Traeger was particularly drawn to those where the silver gelatin emulsion was decaying, and, photographing these with mirrors or back-lighting, created works that are at once ghostly and charming. With her series, Traeger captures the atmosphere of the time in which the photographs were initially taken, whilst evoking a sense of things past, and lost. (Museum website)

Susan Derges’ ‘Starfield Shoreline’

combines camera-based and camera-less techniques: a view of the heavens, taken in a backyard observatory in South Taunton with a 5/4 Linhof field camera; and a wave sweeping the shoreline, captured on light-sensitive paper laid on the waters edge, exposed to moonlight and a microsecond of flashlight as a wave passes across it. By overlaying the seashore with the image of a star field, Susan Derges connects the ocean and the cosmos, life on Earth to the wider universe. (Museum website)

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Starfield Shoreline (2009) by Susan Derges

There’s much more to see. I expected to spend no more than an hour in the Queen’s house, but by the time I’d finished looking around found that about two hours had passed.

The Raisbeck Pinfold

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Before we went up to Orton for our walk around the limestone pavements I’d spotted that there was one of Andy Goldsworthy’s sheepfolds not so far away near the small hamlet of Raisbeck.

SHEEPFOLDS is Cumbria County Council’s major county-wide sculpture, landscape and environment project by the internationally renowned artist ANDY GOLDSWORTHY. The project started in January 1996 for the ‘U.K. Year of Visual Arts’ in what was then the Northern Arts Board region. Beginning as part of this programme Andy Goldsworthy has created a body of environmentally responsive sculptural works across Cumbria using existing sheepfolds, washfolds and pinfolds.

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Although each fold is an individual piece, the project should be seen as a single work of art .

The one at Raisbeck is one of the artist’s cone pinfold’s. Pinfold appears to be a northern term for a pound, where stray animals were kept until claimed by their owners who would have to pay a release fee. If unclaimed, the animals would be sold.

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In each of his cone pinfolds, Goldsworthy has built a conical stone structure – hence their name. On the project website he explains how the shape of these structures was inspired by the Nine Standards, stone cairns on Hartley Fell near Kirkby Stephen, and describes how they were constructed. He tells us that

The form is full and ripe – an optimistic expression of the power of growth and that even out of stone comes life. They are strong yet the form appears precarious – not unlike the nature of growth itself.’

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Their are nine cone pinfold cones around Kirkby Stephen, reflecting the Nine Standards

The Raisbeck cone features in a book about the sheepfold project. In it we learn that it was an existing, ruined structure that Goldsworthy rebuilt over a period of two weeks in May 1996 using stone from a redundant wall from a nearby farm. The cone took three days to construct, using limestone and sandstone from local sources.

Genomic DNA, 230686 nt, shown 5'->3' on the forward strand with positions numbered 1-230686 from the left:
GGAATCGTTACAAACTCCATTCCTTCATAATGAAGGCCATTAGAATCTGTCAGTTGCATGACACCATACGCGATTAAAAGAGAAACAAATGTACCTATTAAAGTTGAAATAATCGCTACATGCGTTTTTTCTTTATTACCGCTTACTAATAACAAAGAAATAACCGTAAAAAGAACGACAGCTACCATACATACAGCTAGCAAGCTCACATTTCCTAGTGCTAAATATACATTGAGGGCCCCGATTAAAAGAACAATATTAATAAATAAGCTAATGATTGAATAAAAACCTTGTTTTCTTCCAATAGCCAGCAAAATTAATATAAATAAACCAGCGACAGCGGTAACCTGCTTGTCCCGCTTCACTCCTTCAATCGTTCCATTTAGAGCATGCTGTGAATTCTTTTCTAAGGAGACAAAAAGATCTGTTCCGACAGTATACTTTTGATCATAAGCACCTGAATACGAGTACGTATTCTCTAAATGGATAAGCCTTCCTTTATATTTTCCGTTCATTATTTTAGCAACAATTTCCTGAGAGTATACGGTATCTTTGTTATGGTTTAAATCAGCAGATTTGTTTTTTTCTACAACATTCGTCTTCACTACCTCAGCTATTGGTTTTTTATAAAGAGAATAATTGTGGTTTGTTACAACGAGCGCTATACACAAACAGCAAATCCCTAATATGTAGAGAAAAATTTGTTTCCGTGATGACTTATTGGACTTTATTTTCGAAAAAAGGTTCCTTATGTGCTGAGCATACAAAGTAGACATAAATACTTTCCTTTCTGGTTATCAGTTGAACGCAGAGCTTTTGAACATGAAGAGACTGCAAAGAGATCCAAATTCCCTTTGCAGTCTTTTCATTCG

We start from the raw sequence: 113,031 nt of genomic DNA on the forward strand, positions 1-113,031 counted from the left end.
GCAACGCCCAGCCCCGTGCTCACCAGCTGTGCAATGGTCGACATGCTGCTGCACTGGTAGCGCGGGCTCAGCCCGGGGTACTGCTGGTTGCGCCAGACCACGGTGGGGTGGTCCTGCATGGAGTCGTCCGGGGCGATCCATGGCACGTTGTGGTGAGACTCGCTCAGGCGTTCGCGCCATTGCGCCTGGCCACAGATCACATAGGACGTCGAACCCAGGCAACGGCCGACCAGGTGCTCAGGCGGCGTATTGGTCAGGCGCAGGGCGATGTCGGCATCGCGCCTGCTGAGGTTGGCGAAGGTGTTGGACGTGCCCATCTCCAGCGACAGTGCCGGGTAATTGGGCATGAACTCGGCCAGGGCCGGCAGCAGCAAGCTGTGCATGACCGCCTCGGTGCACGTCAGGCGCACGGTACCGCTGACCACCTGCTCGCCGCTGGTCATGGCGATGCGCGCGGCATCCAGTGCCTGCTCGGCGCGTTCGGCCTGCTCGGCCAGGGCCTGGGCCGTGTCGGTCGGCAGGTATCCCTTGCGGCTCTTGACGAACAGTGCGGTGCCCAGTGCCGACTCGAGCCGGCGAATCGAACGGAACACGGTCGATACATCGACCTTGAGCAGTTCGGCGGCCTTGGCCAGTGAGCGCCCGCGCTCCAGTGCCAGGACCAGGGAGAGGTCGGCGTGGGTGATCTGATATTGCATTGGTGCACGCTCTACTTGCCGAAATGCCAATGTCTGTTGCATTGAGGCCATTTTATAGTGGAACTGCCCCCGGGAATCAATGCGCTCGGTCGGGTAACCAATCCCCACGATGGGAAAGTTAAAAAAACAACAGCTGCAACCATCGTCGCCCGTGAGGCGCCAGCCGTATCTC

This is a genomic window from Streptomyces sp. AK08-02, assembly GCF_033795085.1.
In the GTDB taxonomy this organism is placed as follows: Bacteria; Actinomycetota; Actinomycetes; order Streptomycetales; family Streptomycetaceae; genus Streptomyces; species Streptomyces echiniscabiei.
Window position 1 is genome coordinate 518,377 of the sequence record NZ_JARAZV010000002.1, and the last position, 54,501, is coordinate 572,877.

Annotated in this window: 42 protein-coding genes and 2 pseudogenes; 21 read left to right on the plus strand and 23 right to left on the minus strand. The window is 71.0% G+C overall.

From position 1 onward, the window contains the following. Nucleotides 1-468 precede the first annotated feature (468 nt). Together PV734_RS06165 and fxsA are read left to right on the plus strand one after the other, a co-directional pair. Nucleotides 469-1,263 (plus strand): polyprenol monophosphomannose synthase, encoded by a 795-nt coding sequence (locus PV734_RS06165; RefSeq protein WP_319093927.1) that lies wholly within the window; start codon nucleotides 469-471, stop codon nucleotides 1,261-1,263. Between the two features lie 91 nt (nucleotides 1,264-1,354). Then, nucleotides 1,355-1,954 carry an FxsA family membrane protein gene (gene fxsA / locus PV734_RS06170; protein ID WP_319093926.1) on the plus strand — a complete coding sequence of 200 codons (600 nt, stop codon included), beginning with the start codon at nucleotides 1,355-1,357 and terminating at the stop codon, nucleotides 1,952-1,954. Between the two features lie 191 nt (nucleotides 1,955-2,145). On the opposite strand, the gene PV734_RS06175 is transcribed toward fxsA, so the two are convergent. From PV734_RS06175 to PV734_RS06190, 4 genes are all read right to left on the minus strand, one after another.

In the 20 years since it was built a number of trees have started to grow around the structure. So, although it is located very close to the narrow road, we managed to drive right past. But we realised pretty quickly so stopped, parked up on the verge and walked back to take a look

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A short distance down the road, next to a disused quarry, there’s another interesting stone structure – an old lime kiln – a fairly intact relic of a bygone age.

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This leaflet about the limestone landscape on the Orton fells tells us that

There are 23 small quarries and 20 lime kilns recorded in the local area. Most of these were used over the course of the last 500 years for processing lime for agricultural and domestic use.

The limestone, calcium carbonate, was “burnt” in the kilns to form “quick lime” (calcium oxide) which was then used in mortar, to render stonework and decorate walls (“whitewash”), to improve the fertility of acidic soils and to improve land drainage.

Looking at the project website, there’s a number of other Goldsworthy sheepfolds in the area around Tebay and Kirkby Stephen. Another reason to revisit the area.

Julian Cooper at Abbot Hall

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On Easter Saturday we drove up to Abbot Hall to take a look at their latest exhibition – a mini-retrospective of the work of a Cumbrian artist, Julian Cooper.

The paintings on display could be divided into four periods

His earliest works, shown on the landing at the top of the main staircase are quite abstract, although clearly based on vegetation and geological formations. The paintings from the second period, displayed in the first room, were figurative. A number of them based on Malcolm Lowry’s novel Under the Volcano and feature characters from the novel. But dominating the background are mountains, which later became the primary focus of his work.

The work then evolves again into a unique form of representation that is frequently near-abstract in its emphasis on the texture, shadow and irregular surfaces of rock and ice.  these mature period works

These mature period works were my favourites.

The second room was dominated by two large paintings of the Tibetan holy mountain, Mount Kailash which he visited in early spring 2006. One painting shows it’s north face, the other, the south.